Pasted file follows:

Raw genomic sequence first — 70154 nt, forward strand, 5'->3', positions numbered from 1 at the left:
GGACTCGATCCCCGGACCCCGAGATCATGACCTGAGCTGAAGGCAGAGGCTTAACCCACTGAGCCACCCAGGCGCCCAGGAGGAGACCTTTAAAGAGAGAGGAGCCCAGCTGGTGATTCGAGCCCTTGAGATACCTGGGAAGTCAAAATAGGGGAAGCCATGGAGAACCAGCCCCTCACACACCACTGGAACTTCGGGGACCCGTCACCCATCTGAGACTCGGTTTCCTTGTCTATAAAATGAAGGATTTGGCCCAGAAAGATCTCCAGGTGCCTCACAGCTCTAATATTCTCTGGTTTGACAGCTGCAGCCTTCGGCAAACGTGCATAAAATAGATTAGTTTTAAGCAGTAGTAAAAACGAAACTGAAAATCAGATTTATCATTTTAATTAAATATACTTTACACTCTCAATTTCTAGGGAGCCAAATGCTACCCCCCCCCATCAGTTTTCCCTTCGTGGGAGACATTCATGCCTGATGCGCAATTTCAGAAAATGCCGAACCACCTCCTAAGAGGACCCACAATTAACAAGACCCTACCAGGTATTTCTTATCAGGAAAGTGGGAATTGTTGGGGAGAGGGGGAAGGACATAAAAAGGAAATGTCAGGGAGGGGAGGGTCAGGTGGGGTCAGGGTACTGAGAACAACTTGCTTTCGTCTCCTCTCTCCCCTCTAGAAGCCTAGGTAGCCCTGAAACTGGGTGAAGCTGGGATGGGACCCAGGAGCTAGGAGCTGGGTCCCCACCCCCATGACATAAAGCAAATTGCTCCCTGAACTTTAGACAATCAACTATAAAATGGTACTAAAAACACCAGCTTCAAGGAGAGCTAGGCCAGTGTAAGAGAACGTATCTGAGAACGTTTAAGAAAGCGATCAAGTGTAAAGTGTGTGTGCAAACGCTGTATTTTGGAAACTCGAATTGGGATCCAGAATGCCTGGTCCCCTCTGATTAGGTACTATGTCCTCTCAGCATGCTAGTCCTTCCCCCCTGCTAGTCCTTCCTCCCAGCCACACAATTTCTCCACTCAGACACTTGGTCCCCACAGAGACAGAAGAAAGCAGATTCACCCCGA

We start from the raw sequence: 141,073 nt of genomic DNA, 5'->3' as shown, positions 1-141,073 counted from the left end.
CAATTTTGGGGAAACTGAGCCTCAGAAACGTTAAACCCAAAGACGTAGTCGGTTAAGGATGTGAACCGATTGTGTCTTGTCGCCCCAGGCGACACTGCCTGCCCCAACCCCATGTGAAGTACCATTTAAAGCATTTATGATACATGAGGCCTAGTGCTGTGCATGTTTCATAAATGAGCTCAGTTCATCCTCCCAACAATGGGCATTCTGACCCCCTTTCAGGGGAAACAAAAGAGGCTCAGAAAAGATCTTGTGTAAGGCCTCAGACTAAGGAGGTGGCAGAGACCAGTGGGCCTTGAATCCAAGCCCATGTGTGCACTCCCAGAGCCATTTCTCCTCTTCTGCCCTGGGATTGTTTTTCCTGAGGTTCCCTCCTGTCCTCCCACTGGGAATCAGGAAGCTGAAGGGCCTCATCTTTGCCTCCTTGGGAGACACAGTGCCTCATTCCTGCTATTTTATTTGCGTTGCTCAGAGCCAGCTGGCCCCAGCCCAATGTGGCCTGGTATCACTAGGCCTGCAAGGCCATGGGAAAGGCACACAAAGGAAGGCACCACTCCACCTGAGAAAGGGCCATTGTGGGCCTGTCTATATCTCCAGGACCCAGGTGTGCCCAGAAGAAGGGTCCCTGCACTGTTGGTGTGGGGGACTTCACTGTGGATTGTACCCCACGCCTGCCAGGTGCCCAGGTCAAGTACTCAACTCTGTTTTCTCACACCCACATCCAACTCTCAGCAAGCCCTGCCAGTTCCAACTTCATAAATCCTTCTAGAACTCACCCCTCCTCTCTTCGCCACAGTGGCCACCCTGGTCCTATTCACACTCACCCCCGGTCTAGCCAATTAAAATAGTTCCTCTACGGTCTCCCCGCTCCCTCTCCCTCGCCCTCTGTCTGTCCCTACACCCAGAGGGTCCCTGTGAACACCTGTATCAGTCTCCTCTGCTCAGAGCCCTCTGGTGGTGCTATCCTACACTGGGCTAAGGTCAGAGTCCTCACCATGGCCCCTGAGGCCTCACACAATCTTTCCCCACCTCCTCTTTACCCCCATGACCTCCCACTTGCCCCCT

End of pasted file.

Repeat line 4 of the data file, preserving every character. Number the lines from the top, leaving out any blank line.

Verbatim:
CAATTTTGGGGAAACTGAGCCTCAGAAACGTTAAACCCAAAGACGTAGTCGGTTAAGGATGTGAACCGATTGTGTCTTGTCGCCCCAGGCGACACTGCCTGCCCCAACCCCATGTGAAGTACCATTTAAAGCATTTATGATACATGAGGCCTAGTGCTGTGCATGTTTCATAAATGAGCTCAGTTCATCCTCCCAACAATGGGCATTCTGACCCCCTTTCAGGGGAAACAAAAGAGGCTCAGAAAAGATCTTGTGTAAGGCCTCAGACTAAGGAGGTGGCAGAGACCAGTGGGCCTTGAATCCAAGCCCATGTGTGCACTCCCAGAGCCATTTCTCCTCTTCTGCCCTGGGATTGTTTTTCCTGAGGTTCCCTCCTGTCCTCCCACTGGGAATCAGGAAGCTGAAGGGCCTCATCTTTGCCTCCTTGGGAGACACAGTGCCTCATTCCTGCTATTTTATTTGCGTTGCTCAGAGCCAGCTGGCCCCAGCCCAATGTGGCCTGGTATCACTAGGCCTGCAAGGCCATGGGAAAGGCACACAAAGGAAGGCACCACTCCACCTGAGAAAGGGCCATTGTGGGCCTGTCTATATCTCCAGGACCCAGGTGTGCCCAGAAGAAGGGTCCCTGCACTGTTGGTGTGGGGGACTTCACTGTGGATTGTACCCCACGCCTGCCAGGTGCCCAGGTCAAGTACTCAACTCTGTTTTCTCACACCCACATCCAACTCTCAGCAAGCCCTGCCAGTTCCAACTTCATAAATCCTTCTAGAACTCACCCCTCCTCTCTTCGCCACAGTGGCCACCCTGGTCCTATTCACACTCACCCCCGGTCTAGCCAATTAAAATAGTTCCTCTACGGTCTCCCCGCTCCCTCTCCCTCGCCCTCTGTCTGTCCCTACACCCAGAGGGTCCCTGTGAACACCTGTATCAGTCTCCTCTGCTCAGAGCCCTCTGGTGGTGCTATCCTACACTGGGCTAAGGTCAGAGTCCTCACCATGGCCCCTGAGGCCTCACACAATCTTTCCCCACCTCCTCTTTACCCCCATGACCTCCCACTTGCCCCCT